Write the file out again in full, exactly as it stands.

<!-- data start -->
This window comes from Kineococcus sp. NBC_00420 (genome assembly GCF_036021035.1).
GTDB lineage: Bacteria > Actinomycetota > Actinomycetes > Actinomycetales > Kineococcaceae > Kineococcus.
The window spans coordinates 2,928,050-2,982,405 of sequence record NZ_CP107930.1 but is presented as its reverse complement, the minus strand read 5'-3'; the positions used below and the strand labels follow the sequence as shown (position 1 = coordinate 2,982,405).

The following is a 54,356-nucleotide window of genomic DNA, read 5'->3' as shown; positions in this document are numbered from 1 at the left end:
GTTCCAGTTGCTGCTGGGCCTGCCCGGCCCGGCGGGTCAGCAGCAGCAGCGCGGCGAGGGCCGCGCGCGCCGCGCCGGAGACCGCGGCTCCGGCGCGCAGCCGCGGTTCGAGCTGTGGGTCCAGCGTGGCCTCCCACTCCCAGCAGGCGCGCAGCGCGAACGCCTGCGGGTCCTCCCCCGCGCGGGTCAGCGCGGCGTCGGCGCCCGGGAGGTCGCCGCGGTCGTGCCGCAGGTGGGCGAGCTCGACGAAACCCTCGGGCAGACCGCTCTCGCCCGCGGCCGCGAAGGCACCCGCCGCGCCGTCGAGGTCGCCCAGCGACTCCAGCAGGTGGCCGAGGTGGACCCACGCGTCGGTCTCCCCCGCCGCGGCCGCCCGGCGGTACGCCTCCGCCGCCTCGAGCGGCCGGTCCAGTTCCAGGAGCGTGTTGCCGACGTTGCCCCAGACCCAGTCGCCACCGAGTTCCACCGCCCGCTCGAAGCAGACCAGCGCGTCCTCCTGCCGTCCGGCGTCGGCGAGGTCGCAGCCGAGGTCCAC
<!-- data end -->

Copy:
This window comes from Kineococcus sp. NBC_00420 (genome assembly GCF_036021035.1).
GTDB lineage: Bacteria > Actinomycetota > Actinomycetes > Actinomycetales > Kineococcaceae > Kineococcus.
The window spans coordinates 2,928,050-2,982,405 of sequence record NZ_CP107930.1 but is presented as its reverse complement, the minus strand read 5'-3'; the positions used below and the strand labels follow the sequence as shown (position 1 = coordinate 2,982,405).

The following is a 54,356-nucleotide window of genomic DNA, read 5'->3' as shown; positions in this document are numbered from 1 at the left end:
GTTCCAGTTGCTGCTGGGCCTGCCCGGCCCGGCGGGTCAGCAGCAGCAGCGCGGCGAGGGCCGCGCGCGCCGCGCCGGAGACCGCGGCTCCGGCGCGCAGCCGCGGTTCGAGCTGTGGGTCCAGCGTGGCCTCCCACTCCCAGCAGGCGCGCAGCGCGAACGCCTGCGGGTCCTCCCCCGCGCGGGTCAGCGCGGCGTCGGCGCCCGGGAGGTCGCCGCGGTCGTGCCGCAGGTGGGCGAGCTCGACGAAACCCTCGGGCAGACCGCTCTCGCCCGCGGCCGCGAAGGCACCCGCCGCGCCGTCGAGGTCGCCCAGCGACTCCAGCAGGTGGCCGAGGTGGACCCACGCGTCGGTCTCCCCCGCCGCGGCCGCCCGGCGGTACGCCTCCGCCGCCTCGAGCGGCCGGTCCAGTTCCAGGAGCGTGTTGCCGACGTTGCCCCAGACCCAGTCGCCACCGAGTTCCACCGCCCGCTCGAAGCAGACCAGCGCGTCCTCCTGCCGTCCGGCGTCGGCGAGGTCGCAGCCGAGGTCCAC